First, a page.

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Art: Reinterpreted

From virtual fairs to online sales, we look at how the art world is experiencing—and thriving amidst—a digital metamorphosis.

By Samantha Lee
June 28, 2021

I attended the 2020 edition of Art Basel—usually held in its namesake Swiss city as well as Hong Kong and Miami—from the comfort of my home in Singapore. One of the world’s most signficant art fairs, it was celebrating its 50th anniversary with virtual versions to dispatch the year’s top galleries and artwork to a rapt homebound audience.

By navigating the sleek official app on my phone, I visited online viewing rooms of galleries from New York, Denmark, Beijing and Tokyo. I scrutinised famous works close-up: the colour and whimsy of Kerry James Marshall’s Untitled (Blot); the delirious mosaic-paintings, like Untitled Broken Crowd by African-American artist Rashid Johnson. I attended Zoom panels featuring the art industry’s top experts. As I rubbed my eyes after a couple of hours staring at my screen, I wondered: Is this the beginning of a new art world order?

The industry has long been characterised by the mingling of people and global mobility: sell-out gallery openings, the crush and adrenaline of crowded fairs, the forging of relationships between artist, gallerist, and collector. When this year’s corona virus pandemic shut down international borders and mandated social distancing, the art world came to a screeching halt. Galleries, unable to afford rent on visitor-free spaces, burned through cash reserves and furloughed staff. Museums were shut for months; even New York City’s storied Metropolitan Museum of Art reported an estimated $100 million loss. International fairs like Art Basel and Frieze London were cancelled. With dire economic forecasts predicted for the near future, artists are bearing the brunt of a skittish consumer market. The equation is simple: if people don’t spend, artists don’t eat.

But the art world is nothing if not creative. The industry has pivoted rapidly to the digital realm, leveraging on current and emerging technology to survive—and even thrive. “We’ve seen virtual readings, studio visits, virtual-only exhibitions,” said Art Basel global director Marc Spiegler at a panel discussing the future of art. “There’s been this incredible digital renaissance.”

Some might view this as a stopgap measure until things go “back to normal”, but there is no denying that these initiatives are proving successful in their own right. In March, 250,000 visitors “attended” Art Basel Hong Kong’s digital-only edition. Galleries reported big sales, such as David Zwirner selling Marline Dumas’ Like Don Quixote, 2002, for US$2.6 million.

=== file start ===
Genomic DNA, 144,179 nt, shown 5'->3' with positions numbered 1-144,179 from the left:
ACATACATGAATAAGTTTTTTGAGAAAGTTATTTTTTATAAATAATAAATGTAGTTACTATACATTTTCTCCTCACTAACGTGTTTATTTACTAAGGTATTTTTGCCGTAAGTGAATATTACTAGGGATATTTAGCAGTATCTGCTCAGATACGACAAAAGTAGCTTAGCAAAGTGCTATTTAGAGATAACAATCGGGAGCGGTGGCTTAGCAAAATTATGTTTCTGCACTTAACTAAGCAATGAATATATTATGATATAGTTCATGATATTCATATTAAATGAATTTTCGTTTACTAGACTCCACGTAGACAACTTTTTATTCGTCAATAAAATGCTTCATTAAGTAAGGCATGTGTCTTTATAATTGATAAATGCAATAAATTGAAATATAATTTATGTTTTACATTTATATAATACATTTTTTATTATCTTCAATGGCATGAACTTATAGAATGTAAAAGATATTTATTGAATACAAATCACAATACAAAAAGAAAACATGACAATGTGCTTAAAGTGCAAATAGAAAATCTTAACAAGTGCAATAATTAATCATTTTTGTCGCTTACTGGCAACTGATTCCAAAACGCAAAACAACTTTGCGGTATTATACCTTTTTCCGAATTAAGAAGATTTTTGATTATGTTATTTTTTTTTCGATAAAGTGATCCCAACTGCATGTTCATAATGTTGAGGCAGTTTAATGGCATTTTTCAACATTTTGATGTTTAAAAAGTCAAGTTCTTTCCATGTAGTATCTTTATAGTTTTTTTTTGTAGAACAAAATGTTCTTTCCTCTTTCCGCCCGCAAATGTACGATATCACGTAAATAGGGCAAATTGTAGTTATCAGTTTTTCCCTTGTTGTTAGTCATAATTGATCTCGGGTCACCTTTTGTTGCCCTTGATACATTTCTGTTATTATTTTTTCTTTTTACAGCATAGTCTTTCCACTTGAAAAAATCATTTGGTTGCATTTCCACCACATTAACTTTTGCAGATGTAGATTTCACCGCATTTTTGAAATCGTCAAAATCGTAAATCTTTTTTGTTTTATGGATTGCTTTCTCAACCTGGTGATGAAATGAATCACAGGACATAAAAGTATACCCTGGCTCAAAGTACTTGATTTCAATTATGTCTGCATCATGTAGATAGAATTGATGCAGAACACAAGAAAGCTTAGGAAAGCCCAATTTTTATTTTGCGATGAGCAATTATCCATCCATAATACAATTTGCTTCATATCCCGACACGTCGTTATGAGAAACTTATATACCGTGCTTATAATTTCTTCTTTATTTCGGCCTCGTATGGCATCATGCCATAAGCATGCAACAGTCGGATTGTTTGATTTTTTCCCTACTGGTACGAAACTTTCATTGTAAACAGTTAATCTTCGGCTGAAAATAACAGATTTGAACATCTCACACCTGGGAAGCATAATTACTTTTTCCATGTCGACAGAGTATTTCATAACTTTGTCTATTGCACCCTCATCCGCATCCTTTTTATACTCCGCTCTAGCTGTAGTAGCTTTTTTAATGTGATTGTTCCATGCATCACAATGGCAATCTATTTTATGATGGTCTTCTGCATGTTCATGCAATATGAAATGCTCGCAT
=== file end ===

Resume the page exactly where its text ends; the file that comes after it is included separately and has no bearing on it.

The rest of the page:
In June, Art Basel’s second online edition reported robust deals too, with premier galleries like David Zwirner and Lehmann Maupin bucking the notion of the pandemic’s chilling effect on sales. The latter sold Cecilia Vicuna’s 1978 painting Camilo Torres (depicting the Colombian socialist and guerilla martyr) within the first hour for US$375,000. Swiss gallery Hauser & Wirth sold 20 big-time works, including Mark Bradford’s socially conversant piece the Press of Democracy (2020) for US$5 million.

Galleries around the world are proving especially nimble in going digital, despite numerous challenges. “For the past two years, we’ve had to deal with not only Covid-19 but also social unrest,” says Catherine Kwai of Kwai Fung Hin, an established gallery in Hong Kong. According to her, business has definitely slowed. She has moved her gallery space out of Central, Hong Kong’s
business district, to a location with lower rent. But there is a silver lining. “Fortunately, we’ve been able to deal masterpieces,” she says, including works by French-Chinese abstract master Zao Wou-Ki. “With my top clients staying home, they have more time to study art pieces and start conversations with us about works they’re interested in.”

Gallerists are also taking this opportunity to curate educational experiences online. David Zwirner’s virtual “Studio” experience for individual artists such as Jeff Koons includes exclusive interviews, process notes, never-seen-before images, 3D renderings and in-depth discussions of art pieces. Katie de Tilly, owner of contemporary art gallery 10 Chancery Lane in Hong Kong, takes a
more personalised tack. “We’re taking videos of artwork and sending them to collectors, so they get a good feeling of the texture and details.